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Re: SDA Sabbath School Lesson 2--4th Quarter 2016--The Great Controversy
« Reply #14 on: December 21, 2016, 11:18:21 PM »
Wednesday December 21

A House on the Rock

Read Job 31:24–34. What else can we learn about Job?

No wonder the Lord said what He did about the life and character of Job. This is a man who clearly lived out his faith, a man whose works revealed the reality of his relationship with God. This, of course, made his complaint all the more bitter: Why was this happening to me? And, of course, it made the arguments of his friends as vain and hollow as they were.

Actually, because of his three friends attack on Job's character, they made it a self fulfilling prophecy. Job did fall and became self righteous. And, Job's fourth friend's argument came from God and was not hollow at all. Job was self righteous as Elihu said.


But there’s a deeper and more important message that we can take from the reality of Job’s faithful and obedient life. Notice how closely the life he lived in the past was tied to how he responded to the tragedies that befell him later. It was not by chance, or luck, or sheer willpower that Job refused to “ ‘curse God, and die’ ” (Job 2:9). No, it was because all those years of faithfulness and obedience to God gave him the faith and character that enabled him to trust in the Lord, regardless of what happened to him.

Yes, and no. It was indeed his character that kept him from cursing God. But, any good thing that came from the heart of Job, came because of his connection with Christ. When he fell from grace, self was alive and well. But, he still did not curse God. When Moses struck the Rock, self was alive. His connection with Christ had been broken. But, he did not murder anyone. But, was angry with His brother without a cause. We need to be very clear on our teaching.
 

Read Matthew 7:22–27.

7:22   Many will say to me in that day, Lord, Lord, have we not prophesied in thy name? and in thy name have cast out devils? and in thy name done many wonderful works? 
 7:23   And then will I profess unto them, I never knew you: depart from me, ye that work iniquity. 
 7:24   Therefore whosoever heareth these sayings of mine, and doeth them, I will liken him unto a wise man, which built his house upon a rock:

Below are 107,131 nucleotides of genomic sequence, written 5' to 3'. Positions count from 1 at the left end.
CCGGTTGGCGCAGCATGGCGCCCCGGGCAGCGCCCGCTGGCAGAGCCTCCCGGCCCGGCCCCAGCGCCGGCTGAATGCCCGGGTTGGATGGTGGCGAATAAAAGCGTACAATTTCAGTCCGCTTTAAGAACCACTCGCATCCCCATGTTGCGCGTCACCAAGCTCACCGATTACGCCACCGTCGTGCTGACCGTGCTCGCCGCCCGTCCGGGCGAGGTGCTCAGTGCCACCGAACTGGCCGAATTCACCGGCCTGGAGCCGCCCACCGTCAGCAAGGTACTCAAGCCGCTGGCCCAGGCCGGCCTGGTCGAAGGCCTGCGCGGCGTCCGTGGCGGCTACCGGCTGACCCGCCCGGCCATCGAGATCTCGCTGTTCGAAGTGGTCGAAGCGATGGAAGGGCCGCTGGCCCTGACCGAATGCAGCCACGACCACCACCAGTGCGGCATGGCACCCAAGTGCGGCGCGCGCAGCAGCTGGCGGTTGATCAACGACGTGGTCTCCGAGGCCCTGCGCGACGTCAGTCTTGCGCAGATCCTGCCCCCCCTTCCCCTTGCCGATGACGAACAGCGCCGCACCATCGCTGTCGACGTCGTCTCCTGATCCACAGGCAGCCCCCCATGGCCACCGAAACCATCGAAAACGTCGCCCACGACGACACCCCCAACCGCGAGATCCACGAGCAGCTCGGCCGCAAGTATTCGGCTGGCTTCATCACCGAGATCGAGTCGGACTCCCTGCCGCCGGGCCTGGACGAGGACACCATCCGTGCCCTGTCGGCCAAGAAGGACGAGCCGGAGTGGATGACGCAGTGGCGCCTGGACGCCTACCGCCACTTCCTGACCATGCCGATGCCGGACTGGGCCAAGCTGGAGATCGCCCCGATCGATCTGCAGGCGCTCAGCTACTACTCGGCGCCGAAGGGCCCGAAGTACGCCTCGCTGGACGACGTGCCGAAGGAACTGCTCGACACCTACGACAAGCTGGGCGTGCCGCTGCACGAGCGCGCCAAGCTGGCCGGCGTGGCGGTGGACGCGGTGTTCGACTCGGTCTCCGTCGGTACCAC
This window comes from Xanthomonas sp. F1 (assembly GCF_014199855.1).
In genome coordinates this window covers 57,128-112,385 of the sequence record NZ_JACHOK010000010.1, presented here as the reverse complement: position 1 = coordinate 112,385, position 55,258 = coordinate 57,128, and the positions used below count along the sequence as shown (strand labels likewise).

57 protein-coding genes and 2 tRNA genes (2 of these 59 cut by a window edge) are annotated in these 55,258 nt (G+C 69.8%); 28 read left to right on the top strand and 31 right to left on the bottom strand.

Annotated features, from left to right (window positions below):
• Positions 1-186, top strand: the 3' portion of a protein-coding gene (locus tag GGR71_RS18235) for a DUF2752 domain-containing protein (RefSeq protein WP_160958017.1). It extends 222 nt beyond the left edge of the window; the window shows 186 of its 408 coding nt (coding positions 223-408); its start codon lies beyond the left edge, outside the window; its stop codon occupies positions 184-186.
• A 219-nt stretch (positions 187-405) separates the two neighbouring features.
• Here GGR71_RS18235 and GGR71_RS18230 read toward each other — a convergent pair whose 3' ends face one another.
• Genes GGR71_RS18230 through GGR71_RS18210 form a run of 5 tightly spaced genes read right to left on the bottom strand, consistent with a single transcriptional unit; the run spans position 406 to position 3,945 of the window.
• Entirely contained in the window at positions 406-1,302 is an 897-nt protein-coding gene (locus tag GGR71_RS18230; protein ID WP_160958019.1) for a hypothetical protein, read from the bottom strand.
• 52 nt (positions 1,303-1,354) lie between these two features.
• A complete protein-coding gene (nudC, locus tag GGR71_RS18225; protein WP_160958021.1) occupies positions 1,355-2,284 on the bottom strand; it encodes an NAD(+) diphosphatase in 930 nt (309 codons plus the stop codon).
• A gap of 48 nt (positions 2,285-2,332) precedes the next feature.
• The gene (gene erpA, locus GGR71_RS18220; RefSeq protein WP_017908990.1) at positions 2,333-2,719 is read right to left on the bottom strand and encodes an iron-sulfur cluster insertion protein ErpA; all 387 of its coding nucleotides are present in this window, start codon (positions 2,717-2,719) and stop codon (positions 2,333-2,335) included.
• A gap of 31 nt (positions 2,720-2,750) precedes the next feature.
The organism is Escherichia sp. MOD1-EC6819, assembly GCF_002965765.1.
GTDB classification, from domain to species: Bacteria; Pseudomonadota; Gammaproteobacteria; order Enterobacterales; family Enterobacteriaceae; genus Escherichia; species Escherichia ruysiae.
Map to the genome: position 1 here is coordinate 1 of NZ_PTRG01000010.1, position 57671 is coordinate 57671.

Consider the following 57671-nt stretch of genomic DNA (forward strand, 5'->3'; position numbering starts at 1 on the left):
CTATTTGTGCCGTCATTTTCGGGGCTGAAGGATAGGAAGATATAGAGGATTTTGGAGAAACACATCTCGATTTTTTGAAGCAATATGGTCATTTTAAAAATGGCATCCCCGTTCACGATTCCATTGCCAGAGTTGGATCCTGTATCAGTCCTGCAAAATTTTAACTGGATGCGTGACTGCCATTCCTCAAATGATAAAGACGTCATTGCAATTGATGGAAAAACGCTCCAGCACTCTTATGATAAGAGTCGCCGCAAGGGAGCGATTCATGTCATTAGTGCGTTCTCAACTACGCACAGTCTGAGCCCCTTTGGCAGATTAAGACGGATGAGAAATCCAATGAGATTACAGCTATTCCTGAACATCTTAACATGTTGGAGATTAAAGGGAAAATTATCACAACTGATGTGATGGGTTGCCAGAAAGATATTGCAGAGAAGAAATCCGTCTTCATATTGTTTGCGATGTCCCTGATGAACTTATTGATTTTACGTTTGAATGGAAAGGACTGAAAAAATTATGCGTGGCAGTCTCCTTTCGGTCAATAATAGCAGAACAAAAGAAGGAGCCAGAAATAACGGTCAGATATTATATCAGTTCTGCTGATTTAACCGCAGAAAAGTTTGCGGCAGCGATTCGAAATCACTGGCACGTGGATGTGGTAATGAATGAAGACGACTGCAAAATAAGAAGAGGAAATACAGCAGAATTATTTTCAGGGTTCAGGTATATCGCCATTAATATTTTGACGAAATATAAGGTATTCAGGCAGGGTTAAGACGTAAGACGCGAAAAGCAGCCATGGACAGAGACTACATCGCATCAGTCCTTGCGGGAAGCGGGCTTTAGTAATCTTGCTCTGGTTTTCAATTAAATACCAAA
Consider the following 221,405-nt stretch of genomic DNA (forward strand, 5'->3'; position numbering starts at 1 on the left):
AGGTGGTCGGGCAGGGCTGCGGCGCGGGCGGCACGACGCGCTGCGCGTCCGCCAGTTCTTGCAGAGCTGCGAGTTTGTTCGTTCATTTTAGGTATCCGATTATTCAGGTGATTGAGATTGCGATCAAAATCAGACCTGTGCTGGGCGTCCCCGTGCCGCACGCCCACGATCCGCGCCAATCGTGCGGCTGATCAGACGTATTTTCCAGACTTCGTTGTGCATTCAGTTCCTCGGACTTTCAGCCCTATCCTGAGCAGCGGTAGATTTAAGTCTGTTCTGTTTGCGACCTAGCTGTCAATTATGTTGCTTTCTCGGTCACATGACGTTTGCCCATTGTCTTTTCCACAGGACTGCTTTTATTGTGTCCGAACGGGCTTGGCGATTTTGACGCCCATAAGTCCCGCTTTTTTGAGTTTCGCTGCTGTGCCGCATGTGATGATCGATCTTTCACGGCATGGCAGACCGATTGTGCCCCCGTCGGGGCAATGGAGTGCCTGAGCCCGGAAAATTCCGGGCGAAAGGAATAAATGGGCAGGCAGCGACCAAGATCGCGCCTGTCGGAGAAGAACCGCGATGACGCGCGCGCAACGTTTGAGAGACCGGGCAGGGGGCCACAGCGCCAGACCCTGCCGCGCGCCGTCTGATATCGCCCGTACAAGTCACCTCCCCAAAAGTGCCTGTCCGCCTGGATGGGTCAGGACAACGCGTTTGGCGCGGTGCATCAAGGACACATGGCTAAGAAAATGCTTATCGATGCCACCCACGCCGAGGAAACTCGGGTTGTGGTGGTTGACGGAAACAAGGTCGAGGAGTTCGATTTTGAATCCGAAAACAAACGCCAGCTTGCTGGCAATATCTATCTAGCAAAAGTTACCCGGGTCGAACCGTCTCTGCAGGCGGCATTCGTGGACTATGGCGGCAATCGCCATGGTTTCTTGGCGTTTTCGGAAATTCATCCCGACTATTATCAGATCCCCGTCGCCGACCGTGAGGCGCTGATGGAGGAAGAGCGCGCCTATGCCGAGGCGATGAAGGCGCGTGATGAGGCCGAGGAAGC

7:25   And the rain descended, and the floods came, and the winds blew, and beat upon that house; and it fell not: for it was founded upon a rock. 
 7:26   And every one that heareth these sayings of mine, and doeth them not, shall be likened unto a foolish man, which built his house upon the sand: 
 7:27   And the rain descended, and the floods came, and the winds blew, and beat upon that house; and it fell: and great was the fall of it. 


What is found in these verses that reveals the reason Job stayed faithful?

The key to Job’s major victory here was found in all the “smaller” victories he had before (see also Luke 16:10). It was his faithful adherence to right, without being willing to compromise, that made Job what he was. What we see in Job is an example of what the book of James says about the role of works in a life of faith: “Do you see that faith was working together with his works, and by works faith was made perfect?” (James 2:22, NKJV). What an important principle of the Christian life is revealed in this text. In the story of Job we see this principle played out in a powerful way. Job was made of the same flesh and bone as all of us; yet, through the grace of God and his own diligent effort he lived a life of faithful obedience to God.

Yes, Job was faithful. But, to not include his sins in the discussion is very misleading. His faith did not hold fast through his trials. He fell. So, we need to discuss why he did not curse God. Yet, it was not until God rebuked Job that he prayed for his three friends. Was King David faithful? Yes, he was. But, that does not mean he did not fall.


What choices do you need to make in order to live as faithfully as did Job?

We need to be reconciled to God and maintain that conversion experience. What must we do in order to be converted, and how do we keep that connections with Christ?

Jesus receives His reward when we reflect His character, the fruits of His Spirit......We deny Jesus His reward when we do not.